Comment: Fancy footwork indeed.  Perhaps this could be done more rationally: blurring isn’t just association; it’s association that harms the distinctiveness of the famous mark—whatever that means.  Thus, just as many circuits now recognize that intent to copy is not itself evidence of likely confusion, though intent to confuse would be, we could say, consistent with many confusion cases, that intent to associate isn’t itself particularly weighty, unless it’s intent to harm the distinctiveness of the famous mark.  Maybe that intent will be rare—but let’s face it, how many Buick Aspirins do you see?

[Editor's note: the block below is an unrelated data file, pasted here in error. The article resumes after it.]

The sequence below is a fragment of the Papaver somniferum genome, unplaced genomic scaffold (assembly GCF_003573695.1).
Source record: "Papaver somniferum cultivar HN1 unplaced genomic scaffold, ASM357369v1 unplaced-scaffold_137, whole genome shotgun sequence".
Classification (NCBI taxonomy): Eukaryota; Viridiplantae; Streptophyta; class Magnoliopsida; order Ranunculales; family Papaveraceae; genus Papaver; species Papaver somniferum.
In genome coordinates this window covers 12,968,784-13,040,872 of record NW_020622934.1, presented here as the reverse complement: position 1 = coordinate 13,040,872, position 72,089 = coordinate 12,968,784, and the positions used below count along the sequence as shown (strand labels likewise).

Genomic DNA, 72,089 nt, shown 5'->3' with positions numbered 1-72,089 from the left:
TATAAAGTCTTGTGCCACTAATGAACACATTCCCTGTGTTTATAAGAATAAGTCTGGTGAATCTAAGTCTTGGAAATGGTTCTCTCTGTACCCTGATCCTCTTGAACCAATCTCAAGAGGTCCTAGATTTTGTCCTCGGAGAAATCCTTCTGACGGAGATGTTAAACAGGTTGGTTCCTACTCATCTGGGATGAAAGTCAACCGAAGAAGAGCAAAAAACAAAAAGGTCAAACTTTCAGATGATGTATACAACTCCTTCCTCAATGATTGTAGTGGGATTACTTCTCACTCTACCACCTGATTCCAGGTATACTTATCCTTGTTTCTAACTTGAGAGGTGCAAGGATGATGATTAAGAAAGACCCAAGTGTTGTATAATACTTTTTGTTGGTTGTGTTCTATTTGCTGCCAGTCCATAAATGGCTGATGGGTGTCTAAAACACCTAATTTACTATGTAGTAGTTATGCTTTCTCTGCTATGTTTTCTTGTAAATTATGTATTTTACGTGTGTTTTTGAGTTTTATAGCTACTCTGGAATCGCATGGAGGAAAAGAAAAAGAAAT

Turning to the survey, the court of appeals also found that the district court didn’t err when it discounted the survey because it only tested “Charbucks,” rather than the whole marks in context and because the 30.5% association was relatively small.  Surveys should try to approach marketplace conditions.  The Lanham Act covers the defendant’s “use of a mark . . . in commerce that is likely to cause dilution by blurring,” so “the way the defendant’s mark is used in commerce is central to the dilution inquiry.”  Starbucks presented no record evidence that “Charbucks” is ever read or heard in isolation—though “Mr. Charbucks” was presented in plain text on at least one page of Black Bear’s website, all other record uses of the Charbucks marks used Black Bear’s distinct color scheme, font, and layout.  It wasn’t clearly erroneous to find that prefixes or suffixes lessened the similarity between the marks.